The oddity isn't exaclty were you're spotting it. It comes from the fact that the call to the height attribute as a setter is creating a html height attribute in the img tag, and as far as I know, it's an attribute used only for canvas. There is no connection between this html tag and the dom value.
If i do the following:
strange.style.height = '100px';
strange.height = 2000;
console.log(strange.height); // 100
console.log(strange.style.height); // 100px
the output will be
100px the height on the DOM is correct. However, using the getAttribute search for the attributes in the html tag, therefor returning "2000".
Ok i think i got it
There are 3 different stuff:
The css height, the height attribute, the height DOM value.
The easiest is the DOM value. It always return the img real height in css pixel. If set trhough css, it will be based on the css value, if set through attribute, it will be calculated from that.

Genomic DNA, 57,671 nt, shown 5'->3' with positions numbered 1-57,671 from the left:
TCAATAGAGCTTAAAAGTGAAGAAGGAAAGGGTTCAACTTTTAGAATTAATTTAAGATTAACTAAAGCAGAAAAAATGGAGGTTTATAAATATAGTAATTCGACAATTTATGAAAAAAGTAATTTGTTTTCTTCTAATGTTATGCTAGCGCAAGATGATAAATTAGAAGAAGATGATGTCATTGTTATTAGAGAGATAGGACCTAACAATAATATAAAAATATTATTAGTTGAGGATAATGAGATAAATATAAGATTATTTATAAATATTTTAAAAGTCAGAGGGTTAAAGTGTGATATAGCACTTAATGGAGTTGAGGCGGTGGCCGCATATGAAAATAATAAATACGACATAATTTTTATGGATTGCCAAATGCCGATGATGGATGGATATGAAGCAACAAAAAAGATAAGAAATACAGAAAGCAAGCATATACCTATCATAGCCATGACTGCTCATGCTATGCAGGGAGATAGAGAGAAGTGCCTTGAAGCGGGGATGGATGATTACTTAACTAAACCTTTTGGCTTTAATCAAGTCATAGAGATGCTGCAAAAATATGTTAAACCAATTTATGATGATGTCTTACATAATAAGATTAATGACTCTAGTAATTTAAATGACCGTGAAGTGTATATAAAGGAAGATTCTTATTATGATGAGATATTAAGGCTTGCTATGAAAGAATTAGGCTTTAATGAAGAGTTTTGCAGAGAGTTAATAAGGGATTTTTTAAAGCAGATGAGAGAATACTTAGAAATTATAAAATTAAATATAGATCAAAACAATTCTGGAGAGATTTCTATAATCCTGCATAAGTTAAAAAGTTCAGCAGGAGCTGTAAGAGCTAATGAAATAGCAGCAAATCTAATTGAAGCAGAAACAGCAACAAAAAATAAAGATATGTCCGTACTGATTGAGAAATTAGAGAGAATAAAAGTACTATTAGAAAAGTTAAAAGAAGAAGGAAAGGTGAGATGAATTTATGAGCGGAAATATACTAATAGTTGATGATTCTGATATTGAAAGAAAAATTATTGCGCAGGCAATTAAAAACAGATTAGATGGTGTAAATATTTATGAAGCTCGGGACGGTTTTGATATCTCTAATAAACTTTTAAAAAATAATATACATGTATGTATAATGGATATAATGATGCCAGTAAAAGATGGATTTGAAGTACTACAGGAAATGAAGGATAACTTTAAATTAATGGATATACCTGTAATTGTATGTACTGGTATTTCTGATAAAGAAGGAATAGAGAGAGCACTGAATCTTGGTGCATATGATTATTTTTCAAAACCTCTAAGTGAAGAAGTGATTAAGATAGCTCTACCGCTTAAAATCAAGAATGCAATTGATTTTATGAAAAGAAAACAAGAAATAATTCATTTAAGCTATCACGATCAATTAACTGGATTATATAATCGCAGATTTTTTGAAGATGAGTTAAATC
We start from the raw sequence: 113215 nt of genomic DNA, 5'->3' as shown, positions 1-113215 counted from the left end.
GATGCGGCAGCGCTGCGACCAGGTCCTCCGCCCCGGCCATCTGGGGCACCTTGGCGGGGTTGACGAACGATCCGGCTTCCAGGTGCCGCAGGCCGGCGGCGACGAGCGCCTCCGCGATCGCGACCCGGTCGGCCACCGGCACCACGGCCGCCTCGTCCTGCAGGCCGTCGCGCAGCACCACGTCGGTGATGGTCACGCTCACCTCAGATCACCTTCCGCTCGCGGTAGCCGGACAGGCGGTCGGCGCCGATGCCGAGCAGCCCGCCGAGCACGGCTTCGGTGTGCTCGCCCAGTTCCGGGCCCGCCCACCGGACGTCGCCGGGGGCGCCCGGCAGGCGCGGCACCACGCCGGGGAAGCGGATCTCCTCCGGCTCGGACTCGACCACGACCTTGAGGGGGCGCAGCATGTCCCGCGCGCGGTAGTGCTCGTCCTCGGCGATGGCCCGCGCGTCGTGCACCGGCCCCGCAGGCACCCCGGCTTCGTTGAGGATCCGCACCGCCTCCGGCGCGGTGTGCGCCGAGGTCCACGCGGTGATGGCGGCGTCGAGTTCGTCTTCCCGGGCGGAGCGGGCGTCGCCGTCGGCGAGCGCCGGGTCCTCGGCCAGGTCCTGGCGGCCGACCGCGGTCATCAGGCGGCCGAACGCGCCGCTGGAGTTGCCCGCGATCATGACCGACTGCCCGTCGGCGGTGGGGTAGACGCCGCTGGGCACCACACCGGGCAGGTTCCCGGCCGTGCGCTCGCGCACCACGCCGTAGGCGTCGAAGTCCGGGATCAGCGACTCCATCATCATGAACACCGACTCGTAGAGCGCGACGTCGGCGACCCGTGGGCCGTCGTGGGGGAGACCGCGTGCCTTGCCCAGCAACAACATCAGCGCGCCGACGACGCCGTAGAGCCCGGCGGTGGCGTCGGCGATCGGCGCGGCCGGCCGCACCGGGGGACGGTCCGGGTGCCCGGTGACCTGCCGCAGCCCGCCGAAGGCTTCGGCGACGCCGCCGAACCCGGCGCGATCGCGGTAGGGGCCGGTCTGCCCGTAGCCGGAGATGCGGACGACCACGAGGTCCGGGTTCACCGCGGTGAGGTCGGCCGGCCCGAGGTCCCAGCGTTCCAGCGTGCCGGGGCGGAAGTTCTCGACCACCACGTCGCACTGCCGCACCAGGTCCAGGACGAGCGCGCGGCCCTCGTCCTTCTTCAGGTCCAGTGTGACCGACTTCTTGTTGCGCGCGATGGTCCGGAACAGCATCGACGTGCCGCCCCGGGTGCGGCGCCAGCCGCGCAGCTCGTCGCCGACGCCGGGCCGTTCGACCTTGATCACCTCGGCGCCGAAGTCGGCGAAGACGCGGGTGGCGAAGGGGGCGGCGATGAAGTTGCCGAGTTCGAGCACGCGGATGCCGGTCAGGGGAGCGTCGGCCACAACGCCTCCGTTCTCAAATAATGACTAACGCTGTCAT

Now the two other.
They both specify the img dimension. But the css value as precedence over the HTML attribute.
This is stated in the w3 recommandation. I quote
Inline replaced elements, block-level replaced elements in normal flow, 'inline-block' replaced elements in normal flow and floating replaced elements
It's stated that
If 'height' and 'width' both have computed values of 'auto' and the element also has an intrinsic height, then that intrinsic height is the used value of 'height'.
Therefore, img (who are inline-block element I think) use the height css value, but if this one is set to auto (and it's the default) it uses the
intrinsic height. And that is the html attribute.
strange.height as a getter gets the DOM value, and as a setter, it sets the HTML attribute.
EDIT2 And to answer more exactly, you have 3 basic rules:
- CSS prevails over attribute
- DOM should be the same as attribute
- DOM reflects the reality (here the real height)
You just can't follow the 3 rules if both CSS and attribute value are specified and differ.
The point is DOM should be the same. Here it can't be if there is CSS, so it has a different value.
As a side note, a nice explanation of the use of the height attribute here: http://reference.sitepoint.com/html/img .